It sounds horrible, and it kind of was, especially once I was working on so many projects (when I started I only had 6-8 subcodes, which was much more do able).  But you get used to it. 

Try to avoid doing too much multi-tasking, because it is really inefficient and hard to track.  Best if you can set aside "chunks" of time for each project, and then take short breaks as you move between them.  It isn't really fair to the client to bill for time you aren't actually working on their stuff.  Yes, it happens, but you should try to minimize it.  You will get more work the more efficient you are, anyway.

SU

  • 5 O'Clock Shadow
  • *
  • Posts: 90
Re: Freelancers and others - how do you track time spent working?
« Reply #2 on: March 04, 2016, 10:12:19 PM »
I use the free version of an app called Hours Keeper to track this type of work (writing and editing for academics). It's easy to use - I just create different 'jobs' and then clock in and out according to who I am working for. The app can generate invoices etc. and you can add work after the event if you forgot to clock in/out.

I think how you account for breaks is a personal thing. I regard them as part of the process and generally bill for them. For example, if a task takes 3 hours, I don't clock out if I get up to make a coffee in the middle of it. But if I am editing a paragraph and make lunch in between editing the first two and last three sentences, I only record the 5 minutes it takes me to do the editing.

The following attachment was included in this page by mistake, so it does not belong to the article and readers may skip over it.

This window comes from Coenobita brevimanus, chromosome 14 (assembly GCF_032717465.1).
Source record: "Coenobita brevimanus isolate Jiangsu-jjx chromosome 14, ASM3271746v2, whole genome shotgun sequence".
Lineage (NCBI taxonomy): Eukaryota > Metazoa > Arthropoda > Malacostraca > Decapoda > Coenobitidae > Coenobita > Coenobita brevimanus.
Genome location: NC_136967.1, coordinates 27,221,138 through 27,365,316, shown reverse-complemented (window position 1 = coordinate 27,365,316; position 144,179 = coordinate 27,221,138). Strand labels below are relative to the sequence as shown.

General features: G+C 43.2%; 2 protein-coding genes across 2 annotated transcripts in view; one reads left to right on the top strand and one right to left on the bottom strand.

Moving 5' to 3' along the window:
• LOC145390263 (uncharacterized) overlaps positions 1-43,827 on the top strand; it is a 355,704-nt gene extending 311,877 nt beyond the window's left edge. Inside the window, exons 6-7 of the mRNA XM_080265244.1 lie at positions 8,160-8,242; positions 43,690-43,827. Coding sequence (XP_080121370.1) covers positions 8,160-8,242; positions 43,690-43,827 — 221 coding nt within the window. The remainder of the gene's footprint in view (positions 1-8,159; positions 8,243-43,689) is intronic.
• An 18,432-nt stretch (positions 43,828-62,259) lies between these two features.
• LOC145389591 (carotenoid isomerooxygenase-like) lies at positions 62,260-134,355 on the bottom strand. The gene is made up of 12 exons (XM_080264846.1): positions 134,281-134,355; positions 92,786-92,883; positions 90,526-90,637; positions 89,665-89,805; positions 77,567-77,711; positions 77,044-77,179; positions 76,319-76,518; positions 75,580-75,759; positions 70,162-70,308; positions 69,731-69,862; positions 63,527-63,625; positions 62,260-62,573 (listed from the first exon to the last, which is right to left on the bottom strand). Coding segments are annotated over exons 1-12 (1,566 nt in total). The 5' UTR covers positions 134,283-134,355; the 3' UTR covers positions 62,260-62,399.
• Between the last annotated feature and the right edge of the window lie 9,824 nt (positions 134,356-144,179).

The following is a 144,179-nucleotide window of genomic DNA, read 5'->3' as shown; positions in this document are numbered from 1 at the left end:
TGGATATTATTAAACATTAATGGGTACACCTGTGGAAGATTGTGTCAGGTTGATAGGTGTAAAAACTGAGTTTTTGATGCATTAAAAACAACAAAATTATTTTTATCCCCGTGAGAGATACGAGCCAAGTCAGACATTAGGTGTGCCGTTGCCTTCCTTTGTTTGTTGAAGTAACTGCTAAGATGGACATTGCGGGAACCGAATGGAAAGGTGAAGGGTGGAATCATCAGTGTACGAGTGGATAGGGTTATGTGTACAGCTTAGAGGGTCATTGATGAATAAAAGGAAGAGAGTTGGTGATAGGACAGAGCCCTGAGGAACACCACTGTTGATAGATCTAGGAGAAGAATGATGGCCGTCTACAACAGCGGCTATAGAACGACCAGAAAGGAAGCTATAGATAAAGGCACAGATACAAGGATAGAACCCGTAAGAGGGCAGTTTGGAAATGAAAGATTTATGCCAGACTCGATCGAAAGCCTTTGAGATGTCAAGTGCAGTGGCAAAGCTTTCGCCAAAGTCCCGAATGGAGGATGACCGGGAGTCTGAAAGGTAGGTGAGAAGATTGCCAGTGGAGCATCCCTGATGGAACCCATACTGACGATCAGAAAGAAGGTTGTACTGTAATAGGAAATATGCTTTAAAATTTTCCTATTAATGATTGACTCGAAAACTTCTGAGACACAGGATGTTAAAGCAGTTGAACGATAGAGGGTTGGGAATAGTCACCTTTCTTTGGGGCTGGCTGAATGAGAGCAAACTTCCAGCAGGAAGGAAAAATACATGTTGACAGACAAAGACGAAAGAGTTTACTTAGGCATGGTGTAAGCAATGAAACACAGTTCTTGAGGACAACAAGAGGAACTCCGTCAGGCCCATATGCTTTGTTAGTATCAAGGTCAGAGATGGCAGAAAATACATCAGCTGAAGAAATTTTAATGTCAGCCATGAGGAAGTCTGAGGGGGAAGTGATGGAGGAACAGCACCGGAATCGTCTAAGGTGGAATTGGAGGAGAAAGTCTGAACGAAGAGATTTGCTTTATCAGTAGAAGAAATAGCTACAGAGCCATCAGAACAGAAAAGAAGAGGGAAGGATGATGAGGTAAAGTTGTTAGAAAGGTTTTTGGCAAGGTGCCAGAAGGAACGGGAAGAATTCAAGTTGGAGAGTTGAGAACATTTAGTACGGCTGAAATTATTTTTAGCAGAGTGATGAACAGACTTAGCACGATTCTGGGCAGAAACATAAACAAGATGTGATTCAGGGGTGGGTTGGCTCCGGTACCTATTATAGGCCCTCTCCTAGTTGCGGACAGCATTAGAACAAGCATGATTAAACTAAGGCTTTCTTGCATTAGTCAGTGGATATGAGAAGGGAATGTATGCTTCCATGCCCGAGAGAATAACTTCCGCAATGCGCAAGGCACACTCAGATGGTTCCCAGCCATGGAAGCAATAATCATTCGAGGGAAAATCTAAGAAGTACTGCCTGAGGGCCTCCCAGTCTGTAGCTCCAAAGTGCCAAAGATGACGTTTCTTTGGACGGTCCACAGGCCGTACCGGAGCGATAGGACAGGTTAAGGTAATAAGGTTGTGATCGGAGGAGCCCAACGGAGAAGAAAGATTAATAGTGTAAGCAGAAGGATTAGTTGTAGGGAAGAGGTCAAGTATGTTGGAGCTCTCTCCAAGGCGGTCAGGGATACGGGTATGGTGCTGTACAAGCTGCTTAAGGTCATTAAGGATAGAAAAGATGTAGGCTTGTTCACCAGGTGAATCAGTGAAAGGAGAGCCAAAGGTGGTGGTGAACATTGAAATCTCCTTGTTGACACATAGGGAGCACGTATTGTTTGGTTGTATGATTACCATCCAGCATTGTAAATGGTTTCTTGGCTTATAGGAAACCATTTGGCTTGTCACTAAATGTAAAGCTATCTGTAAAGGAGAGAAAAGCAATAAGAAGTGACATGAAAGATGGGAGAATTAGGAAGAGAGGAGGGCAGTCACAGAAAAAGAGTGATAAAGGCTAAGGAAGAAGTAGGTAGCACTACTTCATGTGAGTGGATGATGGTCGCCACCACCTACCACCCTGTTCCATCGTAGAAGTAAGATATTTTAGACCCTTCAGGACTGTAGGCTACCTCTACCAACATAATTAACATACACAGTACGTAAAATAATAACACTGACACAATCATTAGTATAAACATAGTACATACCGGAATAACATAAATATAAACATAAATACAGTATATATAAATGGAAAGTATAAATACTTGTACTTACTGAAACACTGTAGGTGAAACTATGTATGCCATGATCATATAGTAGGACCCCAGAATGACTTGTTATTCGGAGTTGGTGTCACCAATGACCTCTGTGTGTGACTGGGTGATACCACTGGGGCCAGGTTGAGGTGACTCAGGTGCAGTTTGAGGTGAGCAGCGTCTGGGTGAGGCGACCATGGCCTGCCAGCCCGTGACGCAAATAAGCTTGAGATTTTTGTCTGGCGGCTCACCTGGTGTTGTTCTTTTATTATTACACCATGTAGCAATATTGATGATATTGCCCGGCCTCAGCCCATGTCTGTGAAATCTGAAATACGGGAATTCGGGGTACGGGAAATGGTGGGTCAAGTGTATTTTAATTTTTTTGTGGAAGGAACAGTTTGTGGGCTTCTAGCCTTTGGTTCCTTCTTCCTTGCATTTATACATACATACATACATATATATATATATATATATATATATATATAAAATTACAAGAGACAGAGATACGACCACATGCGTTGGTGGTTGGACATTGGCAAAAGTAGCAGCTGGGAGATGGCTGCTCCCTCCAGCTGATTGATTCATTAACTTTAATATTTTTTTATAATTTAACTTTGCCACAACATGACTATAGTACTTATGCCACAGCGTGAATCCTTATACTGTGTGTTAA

In my experience doing this work at a few different places, they are not especially price sensitive ie. they will pay for good work rather than worry about your hourly rate. So more than worrying about how to bill for 5 minute breaks, spend your energy on getting feedback from your clients and developing a good portfolio of work and references.

If it's relevant, I'm Australian, but not working in Australia. If you want to make a career in science writing, Cobi Smith at the Uni of Melbourne is a good example of someone doing it well (although she seems to be doing more law stuff now, she started out in science).

shelivesthedream

  • Magnum Stache
  • ******
  • Posts: 4601
  • Location: London, UK
Re: Freelancers and others - how do you track time spent working?